- The Magazine
Less is more in Matthew Gardiner’s simply terrific production of the quintessential Broadway musical about Broadway musicals, A Chorus Line (★★★★★). Gardiner plants the show’s lead interlocutor Zach (Matthew Risch) amidst the audience at Signature Theatre, just where a musical director might sit as he or she peers godlike from the darkness at a line of performers auditioning onstage. Thus, we’re all party to Zach’s gloriously grueling process of demanding that the seventeen assembled actor-dancers — or, are they dancer-actors? — bare their talents and weaknesses for the sake of pleasing him enough to get hired for the potentially career-making show he’s casting.
Aside from the meta touch of big-time Broadway director Zach seated several rows deep in the house, the ebulliently entertaining presentation is pretty straightforward. Or rather, it’s straight sideways, as that long, gorgeous line of dancers extends across Jason Sherwood’s broad, paneled music box set. Lit becomingly from beneath and above by Adam Honoré and costumed with distinctive personality by Sarah Cubbage, the main cast of auditioners creates a formidable line, whether still or in motion.
Gardiner is full of clever ideas about where each character should move or be at any given moment. And Sherwood ensures they’re always seen, via a stripe of mirrored panels lining the rear of the set, reflecting the performers from every physical angle, even from above when the time arises.
Then it’s up to the cast to reflect as sharply as possible all the angles and aspects we can’t as readily see, and almost uniformly they do so generously. From the start, Risch’s Zach sets a brisk, straightforward tone as the man in charge of how things will proceed. He approaches the eager assembly with care and knowing humor, yet Zach is just enough of an asshole to maintain a fearful authority. He’s also alternately kind and encouraging enough to earn the performers’ confidence. In short, he’s a credible director, and a vital key to unlocking the stories behind every hopeful artist onstage.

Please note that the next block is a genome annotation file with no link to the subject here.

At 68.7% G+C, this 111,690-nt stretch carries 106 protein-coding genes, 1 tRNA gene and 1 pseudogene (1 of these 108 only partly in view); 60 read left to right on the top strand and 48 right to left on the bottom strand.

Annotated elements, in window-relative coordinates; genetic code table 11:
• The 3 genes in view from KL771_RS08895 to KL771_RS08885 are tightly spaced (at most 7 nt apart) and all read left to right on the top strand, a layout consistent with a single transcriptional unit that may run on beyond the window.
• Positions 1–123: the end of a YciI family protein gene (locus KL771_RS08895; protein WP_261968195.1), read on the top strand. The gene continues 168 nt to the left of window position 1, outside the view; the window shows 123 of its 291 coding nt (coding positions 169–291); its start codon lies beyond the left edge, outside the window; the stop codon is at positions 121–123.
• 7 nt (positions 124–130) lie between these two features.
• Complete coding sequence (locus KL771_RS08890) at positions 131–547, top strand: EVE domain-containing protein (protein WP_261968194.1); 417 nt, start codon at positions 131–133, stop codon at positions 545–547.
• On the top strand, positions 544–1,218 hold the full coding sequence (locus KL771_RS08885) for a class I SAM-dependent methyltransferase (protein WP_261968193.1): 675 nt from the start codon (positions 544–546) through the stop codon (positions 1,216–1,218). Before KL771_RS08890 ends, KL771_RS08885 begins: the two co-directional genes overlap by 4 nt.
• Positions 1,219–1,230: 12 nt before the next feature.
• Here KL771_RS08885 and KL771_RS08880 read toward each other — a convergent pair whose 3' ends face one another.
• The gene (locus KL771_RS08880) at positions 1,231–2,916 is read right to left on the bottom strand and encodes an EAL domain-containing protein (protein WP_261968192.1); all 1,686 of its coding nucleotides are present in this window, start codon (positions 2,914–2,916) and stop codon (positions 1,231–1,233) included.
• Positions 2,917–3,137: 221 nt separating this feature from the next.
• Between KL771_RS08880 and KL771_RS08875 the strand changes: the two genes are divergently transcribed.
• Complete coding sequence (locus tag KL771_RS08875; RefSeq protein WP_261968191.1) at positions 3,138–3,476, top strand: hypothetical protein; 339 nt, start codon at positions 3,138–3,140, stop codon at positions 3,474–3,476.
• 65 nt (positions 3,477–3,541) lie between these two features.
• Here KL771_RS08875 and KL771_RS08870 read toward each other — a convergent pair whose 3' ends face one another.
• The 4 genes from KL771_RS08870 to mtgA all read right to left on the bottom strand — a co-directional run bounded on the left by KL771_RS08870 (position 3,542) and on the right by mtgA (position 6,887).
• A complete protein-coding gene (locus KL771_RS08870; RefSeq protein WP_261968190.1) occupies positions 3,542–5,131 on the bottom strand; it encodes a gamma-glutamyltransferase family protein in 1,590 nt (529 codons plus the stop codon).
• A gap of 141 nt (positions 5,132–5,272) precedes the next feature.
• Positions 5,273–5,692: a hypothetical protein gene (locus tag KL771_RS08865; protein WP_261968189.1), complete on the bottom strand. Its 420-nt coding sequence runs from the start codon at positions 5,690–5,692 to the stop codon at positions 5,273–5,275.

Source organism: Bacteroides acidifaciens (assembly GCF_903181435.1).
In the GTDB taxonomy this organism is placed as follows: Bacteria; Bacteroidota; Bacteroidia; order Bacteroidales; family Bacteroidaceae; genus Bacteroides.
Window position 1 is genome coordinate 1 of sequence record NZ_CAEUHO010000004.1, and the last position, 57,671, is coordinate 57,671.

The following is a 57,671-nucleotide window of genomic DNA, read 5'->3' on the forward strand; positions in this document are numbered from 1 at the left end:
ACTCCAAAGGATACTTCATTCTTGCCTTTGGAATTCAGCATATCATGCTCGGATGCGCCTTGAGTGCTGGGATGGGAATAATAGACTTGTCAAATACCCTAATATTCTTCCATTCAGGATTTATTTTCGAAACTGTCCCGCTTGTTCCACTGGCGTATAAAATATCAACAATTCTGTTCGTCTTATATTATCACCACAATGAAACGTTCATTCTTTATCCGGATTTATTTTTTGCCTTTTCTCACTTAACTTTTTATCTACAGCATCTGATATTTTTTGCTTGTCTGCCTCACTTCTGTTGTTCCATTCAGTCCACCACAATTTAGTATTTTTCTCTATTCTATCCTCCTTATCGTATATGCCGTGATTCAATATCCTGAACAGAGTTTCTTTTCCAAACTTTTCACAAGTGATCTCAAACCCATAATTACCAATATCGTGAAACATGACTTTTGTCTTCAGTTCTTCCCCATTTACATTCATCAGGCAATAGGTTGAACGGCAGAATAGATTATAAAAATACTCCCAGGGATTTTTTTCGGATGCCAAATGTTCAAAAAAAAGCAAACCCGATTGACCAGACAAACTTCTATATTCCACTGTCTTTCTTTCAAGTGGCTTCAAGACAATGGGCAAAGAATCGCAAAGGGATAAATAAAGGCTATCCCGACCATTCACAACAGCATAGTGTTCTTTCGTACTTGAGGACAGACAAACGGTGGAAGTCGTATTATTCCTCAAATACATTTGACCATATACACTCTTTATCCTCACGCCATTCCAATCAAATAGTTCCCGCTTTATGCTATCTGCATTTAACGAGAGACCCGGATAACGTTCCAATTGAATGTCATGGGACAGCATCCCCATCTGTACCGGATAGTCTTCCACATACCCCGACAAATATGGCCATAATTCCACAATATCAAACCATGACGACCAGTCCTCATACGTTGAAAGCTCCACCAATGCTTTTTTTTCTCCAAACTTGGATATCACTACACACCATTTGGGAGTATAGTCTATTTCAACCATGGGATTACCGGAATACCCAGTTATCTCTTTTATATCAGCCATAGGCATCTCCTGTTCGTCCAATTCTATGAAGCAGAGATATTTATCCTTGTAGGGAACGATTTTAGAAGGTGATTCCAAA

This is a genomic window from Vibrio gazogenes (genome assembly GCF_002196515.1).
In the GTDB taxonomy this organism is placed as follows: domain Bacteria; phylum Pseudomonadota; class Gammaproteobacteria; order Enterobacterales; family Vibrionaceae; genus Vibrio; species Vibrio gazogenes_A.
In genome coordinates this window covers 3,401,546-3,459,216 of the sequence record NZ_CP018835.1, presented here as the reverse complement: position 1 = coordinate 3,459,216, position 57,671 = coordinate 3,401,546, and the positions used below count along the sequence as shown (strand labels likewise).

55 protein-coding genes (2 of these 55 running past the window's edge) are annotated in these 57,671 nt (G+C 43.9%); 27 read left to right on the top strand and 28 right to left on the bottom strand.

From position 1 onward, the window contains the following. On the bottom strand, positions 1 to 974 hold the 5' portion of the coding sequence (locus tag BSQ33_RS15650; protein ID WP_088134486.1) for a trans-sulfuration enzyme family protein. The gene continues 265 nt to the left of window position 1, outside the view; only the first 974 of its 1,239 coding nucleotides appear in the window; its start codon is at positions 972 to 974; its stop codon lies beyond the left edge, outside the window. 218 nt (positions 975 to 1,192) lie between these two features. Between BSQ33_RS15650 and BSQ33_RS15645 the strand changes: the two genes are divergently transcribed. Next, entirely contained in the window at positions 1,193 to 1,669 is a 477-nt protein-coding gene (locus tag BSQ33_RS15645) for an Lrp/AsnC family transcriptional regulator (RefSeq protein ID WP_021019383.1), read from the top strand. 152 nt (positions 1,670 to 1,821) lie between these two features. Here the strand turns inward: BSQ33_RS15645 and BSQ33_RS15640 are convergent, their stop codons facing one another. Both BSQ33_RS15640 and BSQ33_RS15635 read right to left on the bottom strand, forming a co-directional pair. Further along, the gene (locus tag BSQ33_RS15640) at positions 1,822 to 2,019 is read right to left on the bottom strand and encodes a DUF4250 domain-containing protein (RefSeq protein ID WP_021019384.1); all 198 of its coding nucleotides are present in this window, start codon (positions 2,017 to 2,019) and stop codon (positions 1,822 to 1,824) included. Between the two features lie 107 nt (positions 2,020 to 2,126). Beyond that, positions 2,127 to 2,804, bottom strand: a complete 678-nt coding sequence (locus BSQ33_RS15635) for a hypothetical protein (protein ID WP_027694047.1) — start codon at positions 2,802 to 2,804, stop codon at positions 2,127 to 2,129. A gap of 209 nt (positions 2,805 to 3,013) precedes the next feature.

There’s Sheila, spicy veteran of many a chorus line — and maybe she’s not hopeful anymore, so much as fully present in her attitude that a job is a job and she wants this one. Maria Rizzo, fiery veteran of many a Signature musical, gives Sheila a grit that feels earned, plus that little chip on her shoulder that you just wish she knew how to brush off. It’s a riveting portrayal of sweet and sour self-sabotage, wrapped in a glam black leotard, accented by the unexpectedly touching softness of Sheila’s solo in “At the Ballet.”
She shares the “Ballet” stage with Jillian Wessel’s appealing Bebe, and an intriguing Maggie, played by Kayla Pecchioni, who sings the part superbly. Adena Ershow delivers a darling Val, the surgically enhanced center of one of this nine-time Tony-winning show’s most memorable tunes, “Dance: Ten, Looks: Three,” otherwise known as “Tits ‘n’ Ass.” With little more than well-aimed withering glances, Ershow and Rizzo fabulously embellish the minor subplot of an ongoing rivalry between pert, blonde Val and snarky Sheila. On the other hand, as married auditioners Kristine and Al, Elise Kowalick and Vincent Kempski beautifully demonstrate on “Sing!” the art of working in perfect time with your partner.
Gardiner and choreographer Denis Jones have the cast flowing in pretty much perfect time, and making the hard stuff look effortless, as in the moment when the “Ballet” trio of Maggie, Sheila, and Bebe each step smoothly back into position, as the line opens to include them. This cast looks great spinning and kicking in thrilling unison through “One,” the signature number of Marvin Hamlisch and Edward Kleban’s celebrated score, or in impressive solo numbers like Trevor Michael Schmidt’s exhilarating turn as Mike performing “I Can Do That.”
Song after song, the dances fill the stage with grace and athletic prowess, set to the exquisite sound of music director Jon Kalbfleisch’s 10-piece orchestra. Gardiner and company strike the powerful frequency of blending life into art, in a show that demands actors play dancers being themselves, freely baring their souls and insecurities for the sake of pleasing an audience.
A Chorus Line runs through January 5 at Signature Theatre, 4200 Campbell Avenue, Arlington. Tickets are $40 to $103. The show is nearly sold out, though some single tickets remain, and there is a daily online lottery at TodayTix.com. Call 703-820-9771, or visit www.sigtheatre.org.
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